Fig. 4.

Fig. 4.

Analysis of the grounding line conditions in the Southern FRIS: a. Height above floating conditions derived from airborne RES ice thickness data and barometric surface elevation data, areas of ice rumples indicated in earlier maps are shown by dotted lines, the original grounding line is shown as a bold line, whereas the new grounding line in the FIS area is displayed as a dashed line, b. section of the RAMP Radarsat mosaic (Jezek & RAMP Product Team 2002) for the FIS and MES region, with the old and new grounding lines.

Low resolution version High resolution version

For the Institute Ice Stream (IIS) the analysis shows no changes in grounding line position in comparison to the ADD Consortium (2002). Unfortunately there is only one new flight line crossing the ice plain in front of IIS, described in Heidrich et al. (1992). This ice plain also was identified by Scambos et al. (2004a) in RAMP data, who suggested that the surface in this area is a maximum of 25 m above the flotation point, and this was confirmed by a recent analysis of ICESat data (Fricker & Padman 2006). The flight line crosses the ice plain close to its northern margin, showing only a small deviation from the mean ice shelf level of less than 10 m. Based on these results, the total increase in area for the FRIS in the southern grounding line region is 3200 km2.

Around Berkner Island no special flotation criterion was necessary since the island has steep slopes all round. The grounding line around the island is clearly defined and can easily be mapped from optical satellite imagery and the determined grounding line positions match very well with the grounding line detected in RES profiles.

Derivation of ice thickness maps

Meteoric ice thickness

The digital map of meteoric ice thickness for FRIS was produced by a direct interpolation of the meteoric ice thickness data described above (also Table I) onto a regular horizontal grid. Several interpolation algorithms were tested but the final computation was performed with a geostatistical gridding method (kriging), which takes account of the relationships evidence through the use of a semivariogram. A grid spacing of 1.67 km was chosen to provide an acceptable resolution, ensuring representation of even comparatively small topographic features, such as the Kershaw Ice Rumples (~80 km2) or the Hemmen Ice Rise (~75 km2) that are represented in the data (cf. Fig. 1). This gridding procedure could, however, not be accomplished in the central FSE (Fig. 2), due to the lack of meteoric ice thickness data.

Marine ice thickness

The digital map of marine ice thicknesses for FRIS was produced through a combined analysis of the DEM and meteoric ice thickness map, in such a way as to allow for the known density difference of meteoric and marine ice.

Ice-core data from drill site B15 (Fig. 1) provide a depth density profile comprising the double-layer structure, including the densities of meteoric and marine ice (Oerter et al. 1992a), ρc | met = (896 ± 9) kg m-3 and ρc | mar = (911 ± 6) kg m-3, respectively. This difference implies that a simple conversion of surface elevation to total ice thickness based on the hydrostatic regression relation (Eq. 1) would incorrectly estimate the marine ice thickness. Thus we have used a slightly more complex but more accurate procedure.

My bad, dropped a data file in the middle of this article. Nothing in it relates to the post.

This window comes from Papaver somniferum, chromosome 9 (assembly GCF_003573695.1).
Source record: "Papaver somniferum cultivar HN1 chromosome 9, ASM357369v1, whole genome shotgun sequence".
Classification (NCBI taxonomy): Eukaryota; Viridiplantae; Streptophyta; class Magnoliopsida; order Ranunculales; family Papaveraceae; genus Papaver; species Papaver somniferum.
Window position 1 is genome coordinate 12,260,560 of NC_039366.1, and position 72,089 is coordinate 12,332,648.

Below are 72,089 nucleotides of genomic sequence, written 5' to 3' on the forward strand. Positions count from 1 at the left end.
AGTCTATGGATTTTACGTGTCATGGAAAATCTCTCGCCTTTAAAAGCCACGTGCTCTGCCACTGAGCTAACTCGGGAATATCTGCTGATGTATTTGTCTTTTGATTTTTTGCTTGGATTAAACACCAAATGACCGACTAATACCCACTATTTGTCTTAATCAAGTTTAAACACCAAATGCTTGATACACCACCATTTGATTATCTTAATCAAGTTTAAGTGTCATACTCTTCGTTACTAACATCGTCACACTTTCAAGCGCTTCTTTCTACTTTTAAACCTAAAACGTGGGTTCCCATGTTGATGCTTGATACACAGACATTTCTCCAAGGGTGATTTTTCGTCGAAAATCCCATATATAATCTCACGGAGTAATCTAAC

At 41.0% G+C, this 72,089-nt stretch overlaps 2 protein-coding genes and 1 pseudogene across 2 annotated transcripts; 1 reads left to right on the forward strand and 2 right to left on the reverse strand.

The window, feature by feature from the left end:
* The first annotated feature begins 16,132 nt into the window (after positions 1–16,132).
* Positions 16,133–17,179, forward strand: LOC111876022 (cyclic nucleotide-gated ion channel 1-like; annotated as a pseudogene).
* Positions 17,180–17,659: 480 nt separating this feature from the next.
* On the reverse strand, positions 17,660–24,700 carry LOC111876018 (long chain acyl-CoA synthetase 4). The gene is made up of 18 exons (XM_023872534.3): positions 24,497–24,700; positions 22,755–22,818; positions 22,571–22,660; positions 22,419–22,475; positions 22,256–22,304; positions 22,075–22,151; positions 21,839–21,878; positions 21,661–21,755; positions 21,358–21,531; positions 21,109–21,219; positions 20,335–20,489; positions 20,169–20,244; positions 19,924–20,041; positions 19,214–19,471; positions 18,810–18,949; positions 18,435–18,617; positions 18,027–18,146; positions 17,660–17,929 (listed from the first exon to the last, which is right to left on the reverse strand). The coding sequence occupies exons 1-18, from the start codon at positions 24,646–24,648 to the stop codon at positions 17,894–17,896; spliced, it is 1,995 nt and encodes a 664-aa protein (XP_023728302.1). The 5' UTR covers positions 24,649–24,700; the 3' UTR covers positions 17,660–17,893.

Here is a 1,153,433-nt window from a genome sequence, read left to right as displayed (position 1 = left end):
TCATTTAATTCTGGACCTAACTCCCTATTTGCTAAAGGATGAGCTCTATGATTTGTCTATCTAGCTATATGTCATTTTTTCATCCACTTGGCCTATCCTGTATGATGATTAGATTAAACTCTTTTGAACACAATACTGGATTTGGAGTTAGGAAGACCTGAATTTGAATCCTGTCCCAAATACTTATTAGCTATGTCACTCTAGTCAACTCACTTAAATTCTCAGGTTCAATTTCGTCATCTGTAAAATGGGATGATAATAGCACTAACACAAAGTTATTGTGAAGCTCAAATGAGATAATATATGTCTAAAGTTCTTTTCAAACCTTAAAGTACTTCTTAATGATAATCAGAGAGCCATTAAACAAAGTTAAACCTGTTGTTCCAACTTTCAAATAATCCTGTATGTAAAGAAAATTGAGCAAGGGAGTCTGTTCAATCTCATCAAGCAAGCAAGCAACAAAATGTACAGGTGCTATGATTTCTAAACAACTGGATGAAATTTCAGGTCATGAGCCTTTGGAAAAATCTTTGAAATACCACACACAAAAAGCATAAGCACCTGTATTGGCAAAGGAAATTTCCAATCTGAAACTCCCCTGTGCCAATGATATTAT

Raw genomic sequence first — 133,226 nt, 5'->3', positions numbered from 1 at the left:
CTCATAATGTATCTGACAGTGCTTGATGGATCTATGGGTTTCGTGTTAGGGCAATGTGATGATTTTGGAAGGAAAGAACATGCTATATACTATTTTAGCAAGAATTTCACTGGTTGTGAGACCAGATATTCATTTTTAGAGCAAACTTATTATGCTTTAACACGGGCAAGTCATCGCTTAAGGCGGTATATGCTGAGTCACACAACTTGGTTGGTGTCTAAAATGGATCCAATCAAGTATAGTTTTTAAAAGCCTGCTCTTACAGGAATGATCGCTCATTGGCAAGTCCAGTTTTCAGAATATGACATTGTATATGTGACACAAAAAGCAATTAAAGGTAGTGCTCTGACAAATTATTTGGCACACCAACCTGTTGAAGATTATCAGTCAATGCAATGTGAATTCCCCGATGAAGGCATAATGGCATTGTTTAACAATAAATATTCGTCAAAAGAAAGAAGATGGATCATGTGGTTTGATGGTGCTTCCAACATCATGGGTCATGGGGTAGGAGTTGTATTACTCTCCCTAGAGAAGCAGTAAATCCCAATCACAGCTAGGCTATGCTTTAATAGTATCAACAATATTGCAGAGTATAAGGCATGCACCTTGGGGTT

Equation (1) results from a regression of meteoric ice thickness against surface elevations. Both datasets were scrutinised for possible erroneous offsets leading to the overestimation of the ice density. While the meteoric ice thicknesses show an overall high consistency, the comparison between the ESAMCA DEM and a topographic map of FRIS, compiled mainly from airborne altimetry and ground-based levelling data (Mantripp et al. 1996), reveals a significant mismatch particularly for the central RIS. Thus, we cannot be sure that the ESAMCA DEM is not affected by a negative offset of several metres at least for this region. Assuming that i) the surface elevations from the ESAMCA DEM are too low for all ice shelf areas with basal marine ice, ii) the ice densities measured at drill site B15 are representative for all these areas, and iii) the marine ice is completely consolidated, an expanded hydrostatic relation for the double-layered ice shelf section of FRIS reads:

$$\eqalignno{& H_{mar}={\rho _w \over \rho _w - \rho _{c\, \vert\, mar}} \cr & \quad\left[ a\lpar h - \Delta h_1 - \Delta h_2 \rpar - \left( 1 - {\rho _{c\,\vert\, met} \over \rho _w} \right) H_{met}\right]}$$

(2)

where Hmar is the marine ice thickness and the parameter a is a correction for the assumed erroneous elevation offset. As before Δh1 = 15.5 m is used in this relation. For Δh2 carefully extrapolated values from known areas across the marine ice regions were used for regions with locally modified glaciological conditions only. A steady transition between Eqs (1) and (2) is attained by specifying a = 1.19. In the strict sense, Hmar represents the ‘equivalent’ thickness of a homogeneous marine ice layer with the same buoyancy as a composition of upper consolidated ice and a lower slush layer (Fig. 3b).

Total ice thickness

The digital map of total ice thickness for FRIS (Fig. 3c) was generated by adding the gridded meteoric (Fig. 3a) and marine ice thickness datasets (Fig. 3b). To estimate the total ice thickness distribution in the central FSE, Eq. (1) was used to convert elevations from the ESAMCA DEM. Thus, the final total ice thickness model covers the entire FRIS region, including the area of FSE that were sparsely covered by data describing meteoric ice thickness.

Estimation of uncertainty in the ice thickness maps

Our new ice thickness maps of FRIS contain several sources of uncertainty, primarily those in the basic ice thickness measurements and in the ESAMCA DEM, as well as those incurred during the gridding procedure and arising from the hydrostatic inversion (see Table II).